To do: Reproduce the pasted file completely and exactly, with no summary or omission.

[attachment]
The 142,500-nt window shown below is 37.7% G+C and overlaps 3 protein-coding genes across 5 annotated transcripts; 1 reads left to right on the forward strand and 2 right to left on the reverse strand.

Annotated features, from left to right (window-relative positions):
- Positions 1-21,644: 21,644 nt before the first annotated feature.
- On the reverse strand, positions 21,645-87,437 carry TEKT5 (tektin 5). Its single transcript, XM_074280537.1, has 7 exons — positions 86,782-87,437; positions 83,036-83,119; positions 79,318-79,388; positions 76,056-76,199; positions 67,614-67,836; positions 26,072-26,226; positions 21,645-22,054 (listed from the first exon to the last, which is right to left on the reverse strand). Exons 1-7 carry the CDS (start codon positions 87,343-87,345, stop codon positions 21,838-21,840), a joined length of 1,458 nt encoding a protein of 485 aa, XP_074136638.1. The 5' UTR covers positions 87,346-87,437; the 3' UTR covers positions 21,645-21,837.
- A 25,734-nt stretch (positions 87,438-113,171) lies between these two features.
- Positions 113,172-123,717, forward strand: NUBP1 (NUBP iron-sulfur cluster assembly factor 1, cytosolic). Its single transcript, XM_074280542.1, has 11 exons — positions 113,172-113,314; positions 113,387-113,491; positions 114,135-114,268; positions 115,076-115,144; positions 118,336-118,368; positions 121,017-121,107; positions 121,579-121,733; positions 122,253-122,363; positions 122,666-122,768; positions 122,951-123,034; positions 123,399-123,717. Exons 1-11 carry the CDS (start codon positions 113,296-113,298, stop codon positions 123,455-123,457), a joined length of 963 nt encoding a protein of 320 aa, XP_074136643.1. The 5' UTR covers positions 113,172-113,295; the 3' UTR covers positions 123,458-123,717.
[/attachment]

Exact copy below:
The 142,500-nt window shown below is 37.7% G+C and overlaps 3 protein-coding genes across 5 annotated transcripts; 1 reads left to right on the forward strand and 2 right to left on the reverse strand.

Annotated features, from left to right (window-relative positions):
- Positions 1-21,644: 21,644 nt before the first annotated feature.
- On the reverse strand, positions 21,645-87,437 carry TEKT5 (tektin 5). Its single transcript, XM_074280537.1, has 7 exons — positions 86,782-87,437; positions 83,036-83,119; positions 79,318-79,388; positions 76,056-76,199; positions 67,614-67,836; positions 26,072-26,226; positions 21,645-22,054 (listed from the first exon to the last, which is right to left on the reverse strand). Exons 1-7 carry the CDS (start codon positions 87,343-87,345, stop codon positions 21,838-21,840), a joined length of 1,458 nt encoding a protein of 485 aa, XP_074136638.1. The 5' UTR covers positions 87,346-87,437; the 3' UTR covers positions 21,645-21,837.
- A 25,734-nt stretch (positions 87,438-113,171) lies between these two features.
- Positions 113,172-123,717, forward strand: NUBP1 (NUBP iron-sulfur cluster assembly factor 1, cytosolic). Its single transcript, XM_074280542.1, has 11 exons — positions 113,172-113,314; positions 113,387-113,491; positions 114,135-114,268; positions 115,076-115,144; positions 118,336-118,368; positions 121,017-121,107; positions 121,579-121,733; positions 122,253-122,363; positions 122,666-122,768; positions 122,951-123,034; positions 123,399-123,717. Exons 1-11 carry the CDS (start codon positions 113,296-113,298, stop codon positions 123,455-123,457), a joined length of 963 nt encoding a protein of 320 aa, XP_074136643.1. The 5' UTR covers positions 113,172-113,295; the 3' UTR covers positions 123,458-123,717.